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Self-injectable contraceptive empowering African women

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Thirty-year-old Elina could not manage to walk for five hours with a baby on her back to access contraceptives at a health facility near Kawali district in Uganda.

“I really wanted to practise child spacing but I failed. I was not on any contraceptive method. I found myself pregnant with no plan. I had many children in a few years,” says Elina who had her first child at 18 years.

She recalls: “Sometimes, I realised that I was pregnant even before the other child’s first birthday. It has not been easy to take care of many children [of] the same age group.”

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She was mostly stressed taking care of the children as she did not have the luxury of having a nanny to help her out. Elina was also supposed to help her husband in the garden.

Now 30 years old, she has six children. She would have had more if she had not moved from where she previously lived to her current location. When Elina’s family moved to a village near Kansaeeta Health Centre, she finally had the chance to access contraceptives and attain her peace of mind.

She was offered an opportunity to enroll on a study to see the effectiveness of Sayana Press.

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PATH reproductive health global programme says Sayana Press is a new, lower-dose, easy-to-use injectable contraceptive that is administered every three months under the skin rather than into the muscle.

PATH is conducting research in several African countries on the use of Sayana Press and Elina happened to be one of the 35 women that were enrolled to use Sayana Press as a contraceptive for a period of one year at Kansaeeta health centre in Uganda.

Sayana Press is an injectable contraceptive that is different from Depo- Provera. Sayana Press offers an opportunity for a trained woman to inject herself.

“The product’s user-friendly design means that any trained person can administer it, including community health workers, pharmacists and even women themselves, through self-injection,” reads part of the information on PATH’s website.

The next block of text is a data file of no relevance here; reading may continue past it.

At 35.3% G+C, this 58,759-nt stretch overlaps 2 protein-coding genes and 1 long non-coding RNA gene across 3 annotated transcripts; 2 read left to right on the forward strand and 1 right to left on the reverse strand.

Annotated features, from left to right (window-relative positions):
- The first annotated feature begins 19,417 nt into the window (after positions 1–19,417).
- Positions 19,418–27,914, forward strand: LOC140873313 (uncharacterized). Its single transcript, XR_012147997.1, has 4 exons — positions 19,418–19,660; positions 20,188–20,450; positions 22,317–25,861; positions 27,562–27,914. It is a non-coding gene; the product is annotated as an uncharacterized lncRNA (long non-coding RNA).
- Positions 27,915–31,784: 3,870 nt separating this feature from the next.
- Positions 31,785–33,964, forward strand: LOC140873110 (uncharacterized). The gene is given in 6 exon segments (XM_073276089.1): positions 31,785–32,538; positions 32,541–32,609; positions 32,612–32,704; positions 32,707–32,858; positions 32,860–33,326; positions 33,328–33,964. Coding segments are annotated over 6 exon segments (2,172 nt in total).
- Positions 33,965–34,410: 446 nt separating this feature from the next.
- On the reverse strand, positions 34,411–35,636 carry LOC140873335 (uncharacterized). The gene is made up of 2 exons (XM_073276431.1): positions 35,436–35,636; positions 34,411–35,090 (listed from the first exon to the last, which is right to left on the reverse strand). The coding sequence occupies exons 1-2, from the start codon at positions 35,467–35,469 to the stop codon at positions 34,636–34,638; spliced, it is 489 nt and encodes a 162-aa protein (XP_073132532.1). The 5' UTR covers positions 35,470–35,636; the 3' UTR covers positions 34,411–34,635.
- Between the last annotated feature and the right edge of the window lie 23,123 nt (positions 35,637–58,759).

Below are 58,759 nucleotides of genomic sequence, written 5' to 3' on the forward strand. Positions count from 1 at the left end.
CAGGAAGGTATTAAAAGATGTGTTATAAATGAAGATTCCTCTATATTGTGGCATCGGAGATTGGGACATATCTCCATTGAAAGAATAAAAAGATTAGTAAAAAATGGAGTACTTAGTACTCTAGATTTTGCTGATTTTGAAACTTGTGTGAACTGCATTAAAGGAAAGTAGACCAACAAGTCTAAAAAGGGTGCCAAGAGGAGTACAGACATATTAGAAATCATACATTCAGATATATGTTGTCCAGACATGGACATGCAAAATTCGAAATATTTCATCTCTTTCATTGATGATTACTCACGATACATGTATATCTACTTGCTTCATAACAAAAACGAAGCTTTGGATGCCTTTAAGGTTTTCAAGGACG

Study Nurse for Path (Uganda), Sarah Coutinho, says the country piloted Sayana Press from April 2016 and 77 women were enrolled for the study at Kansaeeta health centre.

“Thirty-five were enrolled on self-inject (Sayana Press) 32 were on Depo. All of them have been followed up at three times intervals. Those on Depo go to the clinics to have their injectable. Those on Sayana are also followed up,” she explains.

She, however, reveals that more than 10 women discontinued for various reasons including their husbands’ disapproval.

“Most women around here are subjected to domestic violence. They are not able to make decisions without their husband’s approval; they are not even supposed to question their husbands’ decision. So they were told to discontinue,” Coutinho says.

The Uganda situation is not different from that of Malawi as many women also have unplanned children due to same reasons.

Uluby Nkholera of Traditional Authority Nkanda in Mulanje says she would love to have a self-injecting contraceptive because it would offer privacy.

“Even though health workers were trained to keep patients’ issues confidential, I still feel shy to visit a health facility to have my injunction contraception… I’m human. So if Malawi is to have a national wide self-injectable contraceptive, I would very much appreciate,” she says.

Group Village Head Namakhu of Mulanje says the major challenge that rural women face in accessing contraceptives of their choice is the distance to health facilities.